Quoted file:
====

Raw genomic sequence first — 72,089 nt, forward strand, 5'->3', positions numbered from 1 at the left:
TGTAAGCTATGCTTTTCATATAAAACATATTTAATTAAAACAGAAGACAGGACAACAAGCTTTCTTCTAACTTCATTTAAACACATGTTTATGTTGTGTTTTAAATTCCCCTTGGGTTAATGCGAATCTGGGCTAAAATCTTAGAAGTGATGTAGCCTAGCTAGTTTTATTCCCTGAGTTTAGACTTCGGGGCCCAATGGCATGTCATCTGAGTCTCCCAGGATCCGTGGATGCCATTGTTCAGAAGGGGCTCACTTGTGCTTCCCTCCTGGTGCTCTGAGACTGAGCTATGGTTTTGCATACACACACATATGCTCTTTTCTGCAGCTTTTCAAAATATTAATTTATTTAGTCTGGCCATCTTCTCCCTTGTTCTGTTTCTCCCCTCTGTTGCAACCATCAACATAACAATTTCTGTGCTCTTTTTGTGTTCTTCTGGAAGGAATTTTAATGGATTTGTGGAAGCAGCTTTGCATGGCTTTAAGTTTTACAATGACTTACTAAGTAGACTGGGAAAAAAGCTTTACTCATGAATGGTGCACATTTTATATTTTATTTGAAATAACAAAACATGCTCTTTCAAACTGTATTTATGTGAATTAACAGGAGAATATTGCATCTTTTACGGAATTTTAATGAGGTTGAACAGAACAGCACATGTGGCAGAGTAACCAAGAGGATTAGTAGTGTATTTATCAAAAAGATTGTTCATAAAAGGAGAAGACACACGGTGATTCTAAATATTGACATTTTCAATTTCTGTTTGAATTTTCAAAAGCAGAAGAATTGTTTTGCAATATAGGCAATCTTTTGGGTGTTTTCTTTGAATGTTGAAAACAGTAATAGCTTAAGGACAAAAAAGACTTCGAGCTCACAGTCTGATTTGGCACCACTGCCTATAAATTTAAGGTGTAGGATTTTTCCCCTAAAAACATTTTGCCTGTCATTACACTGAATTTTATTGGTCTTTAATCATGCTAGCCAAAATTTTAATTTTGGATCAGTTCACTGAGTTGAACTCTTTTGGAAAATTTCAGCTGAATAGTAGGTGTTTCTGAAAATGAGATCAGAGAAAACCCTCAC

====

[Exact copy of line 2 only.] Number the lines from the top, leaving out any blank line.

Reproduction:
TGTAAGCTATGCTTTTCATATAAAACATATTTAATTAAAACAGAAGACAGGACAACAAGCTTTCTTCTAACTTCATTTAAACACATGTTTATGTTGTGTTTTAAATTCCCCTTGGGTTAATGCGAATCTGGGCTAAAATCTTAGAAGTGATGTAGCCTAGCTAGTTTTATTCCCTGAGTTTAGACTTCGGGGCCCAATGGCATGTCATCTGAGTCTCCCAGGATCCGTGGATGCCATTGTTCAGAAGGGGCTCACTTGTGCTTCCCTCCTGGTGCTCTGAGACTGAGCTATGGTTTTGCATACACACACATATGCTCTTTTCTGCAGCTTTTCAAAATATTAATTTATTTAGTCTGGCCATCTTCTCCCTTGTTCTGTTTCTCCCCTCTGTTGCAACCATCAACATAACAATTTCTGTGCTCTTTTTGTGTTCTTCTGGAAGGAATTTTAATGGATTTGTGGAAGCAGCTTTGCATGGCTTTAAGTTTTACAATGACTTACTAAGTAGACTGGGAAAAAAGCTTTACTCATGAATGGTGCACATTTTATATTTTATTTGAAATAACAAAACATGCTCTTTCAAACTGTATTTATGTGAATTAACAGGAGAATATTGCATCTTTTACGGAATTTTAATGAGGTTGAACAGAACAGCACATGTGGCAGAGTAACCAAGAGGATTAGTAGTGTATTTATCAAAAAGATTGTTCATAAAAGGAGAAGACACACGGTGATTCTAAATATTGACATTTTCAATTTCTGTTTGAATTTTCAAAAGCAGAAGAATTGTTTTGCAATATAGGCAATCTTTTGGGTGTTTTCTTTGAATGTTGAAAACAGTAATAGCTTAAGGACAAAAAAGACTTCGAGCTCACAGTCTGATTTGGCACCACTGCCTATAAATTTAAGGTGTAGGATTTTTCCCCTAAAAACATTTTGCCTGTCATTACACTGAATTTTATTGGTCTTTAATCATGCTAGCCAAAATTTTAATTTTGGATCAGTTCACTGAGTTGAACTCTTTTGGAAAATTTCAGCTGAATAGTAGGTGTTTCTGAAAATGAGATCAGAGAAAACCCTCAC